While reporting an ADR, it is essential for the reporter to provide details about the history of administration of the same biosimilar or innovator product. This will be helpful in cases of immunogenic reactions or lack of efficacy issues. Lack of efficacy cases should be evaluated thoroughly along with immunogenicity assessment. As biosimilars are protein, there are inherent chances for development of neutralizing antibodies, leading to immunogenicity. Increased tungsten levels leading to immunogenicity associated with epoetin alfa is known. Such reactions are very rarely seen with generics. Mandatory blood collection and testing in case of immunogenicity can solve this concern. MAHs should develop a method for detecting antidrug antibodies from patient's blood sample.
In PSURs, postmarketing patient exposure data are crucial, considering the limited exposure during clinical trials. All dosage forms, presentations, and strengths should be included in a single PSUR. In case of approval of a new strength/dosage form, the PSUR cycle should start again for the next 4 years. The regulatory authority may ask for an extension of the PSUR if the product has safety issues or it is under close monitoring.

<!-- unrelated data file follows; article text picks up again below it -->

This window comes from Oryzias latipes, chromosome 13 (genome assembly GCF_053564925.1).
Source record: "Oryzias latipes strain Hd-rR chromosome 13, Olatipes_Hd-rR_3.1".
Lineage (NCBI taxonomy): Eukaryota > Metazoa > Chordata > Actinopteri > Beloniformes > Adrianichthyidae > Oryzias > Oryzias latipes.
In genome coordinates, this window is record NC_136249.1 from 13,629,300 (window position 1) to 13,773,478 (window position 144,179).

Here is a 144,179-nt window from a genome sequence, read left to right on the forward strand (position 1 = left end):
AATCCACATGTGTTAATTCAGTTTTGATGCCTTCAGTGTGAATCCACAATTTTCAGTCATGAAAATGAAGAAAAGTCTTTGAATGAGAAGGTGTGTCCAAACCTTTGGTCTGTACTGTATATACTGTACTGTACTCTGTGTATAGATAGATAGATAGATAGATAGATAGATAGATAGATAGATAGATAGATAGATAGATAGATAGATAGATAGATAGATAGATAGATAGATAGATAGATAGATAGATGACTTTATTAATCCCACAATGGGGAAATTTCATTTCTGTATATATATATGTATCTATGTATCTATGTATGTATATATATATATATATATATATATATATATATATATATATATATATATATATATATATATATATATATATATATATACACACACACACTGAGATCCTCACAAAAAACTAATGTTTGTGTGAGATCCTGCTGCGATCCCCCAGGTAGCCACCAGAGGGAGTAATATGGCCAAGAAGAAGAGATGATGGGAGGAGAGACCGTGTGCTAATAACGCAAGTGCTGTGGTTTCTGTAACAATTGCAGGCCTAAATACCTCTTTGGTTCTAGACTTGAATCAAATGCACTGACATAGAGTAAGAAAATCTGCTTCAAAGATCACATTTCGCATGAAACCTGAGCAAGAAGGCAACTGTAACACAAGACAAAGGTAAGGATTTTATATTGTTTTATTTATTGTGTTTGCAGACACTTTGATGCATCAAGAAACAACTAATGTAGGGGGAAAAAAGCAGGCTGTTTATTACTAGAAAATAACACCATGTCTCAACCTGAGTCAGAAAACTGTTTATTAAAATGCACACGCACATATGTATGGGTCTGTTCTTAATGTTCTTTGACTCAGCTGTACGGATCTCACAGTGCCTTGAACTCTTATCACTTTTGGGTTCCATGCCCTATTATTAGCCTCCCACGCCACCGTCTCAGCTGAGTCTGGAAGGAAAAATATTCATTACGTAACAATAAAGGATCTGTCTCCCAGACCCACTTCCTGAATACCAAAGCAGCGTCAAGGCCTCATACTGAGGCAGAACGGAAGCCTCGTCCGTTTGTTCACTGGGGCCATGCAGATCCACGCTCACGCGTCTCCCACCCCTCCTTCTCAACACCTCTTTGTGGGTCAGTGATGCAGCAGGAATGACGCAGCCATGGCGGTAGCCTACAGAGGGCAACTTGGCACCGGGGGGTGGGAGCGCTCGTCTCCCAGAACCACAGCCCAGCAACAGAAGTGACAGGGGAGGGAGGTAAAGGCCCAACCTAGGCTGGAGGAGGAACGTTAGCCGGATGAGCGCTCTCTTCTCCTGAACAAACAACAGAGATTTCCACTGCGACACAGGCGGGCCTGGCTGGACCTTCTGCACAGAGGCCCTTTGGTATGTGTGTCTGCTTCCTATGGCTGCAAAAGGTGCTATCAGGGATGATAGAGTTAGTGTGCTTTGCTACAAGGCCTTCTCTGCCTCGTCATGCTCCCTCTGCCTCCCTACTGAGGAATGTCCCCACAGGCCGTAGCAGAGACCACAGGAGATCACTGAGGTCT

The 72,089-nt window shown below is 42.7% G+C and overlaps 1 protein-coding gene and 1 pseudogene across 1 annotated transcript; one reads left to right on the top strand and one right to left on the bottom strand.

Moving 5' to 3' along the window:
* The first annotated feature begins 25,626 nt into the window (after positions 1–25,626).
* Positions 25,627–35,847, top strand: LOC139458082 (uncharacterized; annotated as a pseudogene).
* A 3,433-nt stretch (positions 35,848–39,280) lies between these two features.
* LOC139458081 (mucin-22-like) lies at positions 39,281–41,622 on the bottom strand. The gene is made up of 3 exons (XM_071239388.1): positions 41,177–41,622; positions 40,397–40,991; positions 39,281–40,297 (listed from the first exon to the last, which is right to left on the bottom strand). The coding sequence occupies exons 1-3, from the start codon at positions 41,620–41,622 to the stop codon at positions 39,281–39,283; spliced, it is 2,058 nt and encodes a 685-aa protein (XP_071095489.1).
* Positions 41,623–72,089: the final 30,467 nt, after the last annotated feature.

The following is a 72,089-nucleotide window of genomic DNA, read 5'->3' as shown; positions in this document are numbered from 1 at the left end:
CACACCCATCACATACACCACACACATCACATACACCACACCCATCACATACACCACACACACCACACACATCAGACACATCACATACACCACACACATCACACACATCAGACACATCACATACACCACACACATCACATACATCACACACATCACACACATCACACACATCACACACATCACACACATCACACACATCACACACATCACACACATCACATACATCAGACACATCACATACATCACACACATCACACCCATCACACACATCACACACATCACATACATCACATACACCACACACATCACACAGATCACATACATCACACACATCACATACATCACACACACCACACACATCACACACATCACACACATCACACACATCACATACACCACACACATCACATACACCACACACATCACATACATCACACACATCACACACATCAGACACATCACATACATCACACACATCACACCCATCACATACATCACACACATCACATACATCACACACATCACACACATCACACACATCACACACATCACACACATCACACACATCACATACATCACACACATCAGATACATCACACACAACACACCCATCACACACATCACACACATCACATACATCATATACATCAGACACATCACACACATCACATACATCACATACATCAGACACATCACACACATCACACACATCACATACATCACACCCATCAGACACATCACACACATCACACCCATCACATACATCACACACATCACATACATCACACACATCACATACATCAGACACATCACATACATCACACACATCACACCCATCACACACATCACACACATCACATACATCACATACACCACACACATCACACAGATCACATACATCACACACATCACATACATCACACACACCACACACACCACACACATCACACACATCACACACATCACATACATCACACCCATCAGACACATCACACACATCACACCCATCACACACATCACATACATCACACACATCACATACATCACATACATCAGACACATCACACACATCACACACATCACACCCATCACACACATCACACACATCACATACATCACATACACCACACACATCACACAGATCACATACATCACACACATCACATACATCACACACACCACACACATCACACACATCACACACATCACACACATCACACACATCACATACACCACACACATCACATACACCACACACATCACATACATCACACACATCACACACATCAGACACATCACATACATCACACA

It is essential that MAHs have an RMP for all biosimilars. Most widely accepted RMP format is the EU RMP template (in integrated format). The most important safety issue for biosimilars is immunogenicity; therefore, the RMP should address the risk of hypersensitivity and immunogenicity. Additional pharmacovigilance and risk minimization activities should be proposed and implemented when appropriate. These details are available in the European public assessment reports. Details of postauthorization safety studies should be captured in the RMP. The RMP should be updated whenever there are significant safety updates in the prescribing information.